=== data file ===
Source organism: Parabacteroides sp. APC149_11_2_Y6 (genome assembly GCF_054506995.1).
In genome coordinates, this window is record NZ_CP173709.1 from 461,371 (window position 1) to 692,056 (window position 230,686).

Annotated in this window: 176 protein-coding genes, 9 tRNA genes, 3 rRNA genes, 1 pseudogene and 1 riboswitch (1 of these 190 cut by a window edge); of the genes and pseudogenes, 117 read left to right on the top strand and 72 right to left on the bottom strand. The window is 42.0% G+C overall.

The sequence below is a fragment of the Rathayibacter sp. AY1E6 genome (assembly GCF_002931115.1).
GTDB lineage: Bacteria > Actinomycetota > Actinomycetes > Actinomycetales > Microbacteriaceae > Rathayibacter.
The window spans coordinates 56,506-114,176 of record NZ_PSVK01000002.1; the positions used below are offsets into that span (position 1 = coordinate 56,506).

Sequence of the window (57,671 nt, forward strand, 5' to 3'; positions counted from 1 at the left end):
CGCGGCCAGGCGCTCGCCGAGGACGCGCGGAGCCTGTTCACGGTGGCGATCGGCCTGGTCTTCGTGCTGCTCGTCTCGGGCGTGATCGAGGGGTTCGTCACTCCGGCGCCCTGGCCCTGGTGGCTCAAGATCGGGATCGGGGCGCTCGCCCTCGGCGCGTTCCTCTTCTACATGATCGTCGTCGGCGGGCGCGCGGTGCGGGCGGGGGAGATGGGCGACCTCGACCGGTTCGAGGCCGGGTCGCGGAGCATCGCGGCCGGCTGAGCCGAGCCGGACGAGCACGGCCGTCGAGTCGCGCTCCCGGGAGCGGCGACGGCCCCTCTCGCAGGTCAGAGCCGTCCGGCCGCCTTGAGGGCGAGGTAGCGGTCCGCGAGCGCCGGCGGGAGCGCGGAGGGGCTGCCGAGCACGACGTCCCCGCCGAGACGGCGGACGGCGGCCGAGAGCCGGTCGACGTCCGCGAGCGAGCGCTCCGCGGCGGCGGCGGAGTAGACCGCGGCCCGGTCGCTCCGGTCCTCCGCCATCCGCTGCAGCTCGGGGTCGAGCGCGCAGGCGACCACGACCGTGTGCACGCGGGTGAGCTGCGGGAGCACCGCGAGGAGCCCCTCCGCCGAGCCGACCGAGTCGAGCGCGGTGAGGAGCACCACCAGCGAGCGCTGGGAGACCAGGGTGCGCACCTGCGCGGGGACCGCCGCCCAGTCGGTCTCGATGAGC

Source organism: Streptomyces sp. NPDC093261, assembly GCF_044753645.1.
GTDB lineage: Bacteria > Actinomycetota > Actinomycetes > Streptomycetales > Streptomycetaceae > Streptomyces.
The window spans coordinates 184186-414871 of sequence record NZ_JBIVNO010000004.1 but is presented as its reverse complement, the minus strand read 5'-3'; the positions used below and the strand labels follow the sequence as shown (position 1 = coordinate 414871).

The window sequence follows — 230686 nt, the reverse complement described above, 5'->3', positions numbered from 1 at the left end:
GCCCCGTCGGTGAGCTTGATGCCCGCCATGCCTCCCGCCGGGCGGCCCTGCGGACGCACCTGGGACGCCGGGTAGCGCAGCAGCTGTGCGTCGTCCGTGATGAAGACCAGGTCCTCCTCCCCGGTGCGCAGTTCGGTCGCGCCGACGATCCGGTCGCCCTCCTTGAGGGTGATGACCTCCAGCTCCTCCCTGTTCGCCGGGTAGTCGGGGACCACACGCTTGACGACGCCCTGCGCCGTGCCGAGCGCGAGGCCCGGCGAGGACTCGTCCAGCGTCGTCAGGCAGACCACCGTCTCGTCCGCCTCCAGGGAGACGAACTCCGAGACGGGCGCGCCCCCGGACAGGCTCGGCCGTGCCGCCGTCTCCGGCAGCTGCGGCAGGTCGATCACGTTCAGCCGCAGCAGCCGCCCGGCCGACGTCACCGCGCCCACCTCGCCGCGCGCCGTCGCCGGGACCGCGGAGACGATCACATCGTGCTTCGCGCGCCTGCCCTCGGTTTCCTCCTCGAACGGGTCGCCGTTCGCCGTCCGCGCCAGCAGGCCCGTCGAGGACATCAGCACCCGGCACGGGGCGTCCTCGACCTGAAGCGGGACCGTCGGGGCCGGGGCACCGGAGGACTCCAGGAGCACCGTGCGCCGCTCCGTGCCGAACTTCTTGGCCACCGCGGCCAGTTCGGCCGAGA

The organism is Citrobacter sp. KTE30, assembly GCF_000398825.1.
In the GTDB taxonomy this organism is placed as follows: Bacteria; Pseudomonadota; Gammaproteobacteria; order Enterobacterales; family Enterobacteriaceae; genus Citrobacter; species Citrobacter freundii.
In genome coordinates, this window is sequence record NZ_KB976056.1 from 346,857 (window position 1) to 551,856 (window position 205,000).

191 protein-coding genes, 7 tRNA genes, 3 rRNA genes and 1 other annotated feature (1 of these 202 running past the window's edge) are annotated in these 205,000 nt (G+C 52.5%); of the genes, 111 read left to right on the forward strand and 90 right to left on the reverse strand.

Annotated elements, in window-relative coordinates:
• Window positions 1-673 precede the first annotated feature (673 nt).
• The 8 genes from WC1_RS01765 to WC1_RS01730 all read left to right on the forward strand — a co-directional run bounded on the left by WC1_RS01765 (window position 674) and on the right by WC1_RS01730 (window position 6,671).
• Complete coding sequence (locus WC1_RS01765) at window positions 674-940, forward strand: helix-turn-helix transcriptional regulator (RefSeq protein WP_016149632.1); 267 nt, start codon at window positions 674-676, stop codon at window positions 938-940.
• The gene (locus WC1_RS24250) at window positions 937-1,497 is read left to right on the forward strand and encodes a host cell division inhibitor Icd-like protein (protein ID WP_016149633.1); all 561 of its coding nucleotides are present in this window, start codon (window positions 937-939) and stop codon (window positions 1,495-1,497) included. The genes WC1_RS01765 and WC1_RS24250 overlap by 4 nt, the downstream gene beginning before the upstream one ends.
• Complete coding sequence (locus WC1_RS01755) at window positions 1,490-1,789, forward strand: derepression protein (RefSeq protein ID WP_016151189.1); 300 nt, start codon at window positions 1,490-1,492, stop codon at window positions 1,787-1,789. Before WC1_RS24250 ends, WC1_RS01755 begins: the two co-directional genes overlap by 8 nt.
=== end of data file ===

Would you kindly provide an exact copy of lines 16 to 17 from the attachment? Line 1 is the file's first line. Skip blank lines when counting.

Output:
In genome coordinates, this window is sequence record NZ_KB976056.1 from 346,857 (window position 1) to 551,856 (window position 205,000).

191 protein-coding genes, 7 tRNA genes, 3 rRNA genes and 1 other annotated feature (1 of these 202 running past the window's edge) are annotated in these 205,000 nt (G+C 52.5%); of the genes, 111 read left to right on the forward strand and 90 right to left on the reverse strand.